Anthony R. Mato, MD
The next generation PI3K-delta inhibitor umbralisib (TGR-1202) showed promising safety results while inducing durable responses in high-risk patients with relapsed/refractory chronic lymphocytic leukemia (CLL), according to data from a phase II study.
during the 2018 European Hematology Association Congress, Mato discussed the next steps for umbralisib and the biggest challenges still facing patients with CLL.
OncLive: What was the rationale for this study?
: In clinical practice, about half of the discontinuation of drugs like ibrutinib (Imbruvica) or idelalisib (Zydelig) have been due to a toxicity or AE. What we've noticed, at least retrospectively, is that those side effects tend to be different—the ibrutinib-related toxicities are different than the idelalisib-related toxicities. From a retrospective study that we did, we noticed that in practice, when patients are switched from ibrutinib to idelalisib or idelalisib to ibrutinib in the setting of intolerance, you could maintain the response without having to switch to another agent. We felt that this intolerant patient population was a large number of patients and that this was an unmet clinical need.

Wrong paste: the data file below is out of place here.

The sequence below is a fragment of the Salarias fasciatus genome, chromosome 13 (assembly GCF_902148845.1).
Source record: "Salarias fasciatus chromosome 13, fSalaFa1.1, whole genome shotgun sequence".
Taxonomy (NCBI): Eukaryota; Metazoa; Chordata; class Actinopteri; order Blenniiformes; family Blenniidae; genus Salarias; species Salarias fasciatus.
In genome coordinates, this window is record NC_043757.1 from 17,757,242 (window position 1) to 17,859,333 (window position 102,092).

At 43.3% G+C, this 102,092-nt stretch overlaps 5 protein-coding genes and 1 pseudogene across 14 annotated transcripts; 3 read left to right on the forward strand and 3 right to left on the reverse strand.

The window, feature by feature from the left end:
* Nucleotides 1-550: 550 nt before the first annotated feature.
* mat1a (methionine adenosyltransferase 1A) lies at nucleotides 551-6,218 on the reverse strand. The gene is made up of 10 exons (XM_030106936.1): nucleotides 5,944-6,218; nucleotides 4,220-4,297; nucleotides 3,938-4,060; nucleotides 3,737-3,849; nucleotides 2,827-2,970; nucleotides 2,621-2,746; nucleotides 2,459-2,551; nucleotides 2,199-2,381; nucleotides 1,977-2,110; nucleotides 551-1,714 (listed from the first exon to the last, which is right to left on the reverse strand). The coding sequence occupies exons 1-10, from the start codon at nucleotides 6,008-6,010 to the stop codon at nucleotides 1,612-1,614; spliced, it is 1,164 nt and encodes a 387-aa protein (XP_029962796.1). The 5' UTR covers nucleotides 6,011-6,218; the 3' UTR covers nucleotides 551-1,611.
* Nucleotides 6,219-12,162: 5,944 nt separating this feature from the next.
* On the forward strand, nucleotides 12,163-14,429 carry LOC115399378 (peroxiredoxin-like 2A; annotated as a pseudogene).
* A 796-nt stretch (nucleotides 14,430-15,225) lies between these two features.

This is a multicenter trial. Fourteen centers participated across the United States. The study, as of September of [last] year fully accrued and we have 50 patients who participated in this study. [I presented] safety data on 47 of the 50 patients, and data on the primary endpoint, which is PFS, on 46 of the patients.
What were the safety results?
In the 47 patients, there were 68 total toxicity events that led to discontinuation, and they're the ones that you would expect. From the BTK inhibitors, we had bleeding events; for example, this includes atrial fibrillation. From the PI3K inhibitor part of the cohort, we had patients who had colitis and pneumonitis.
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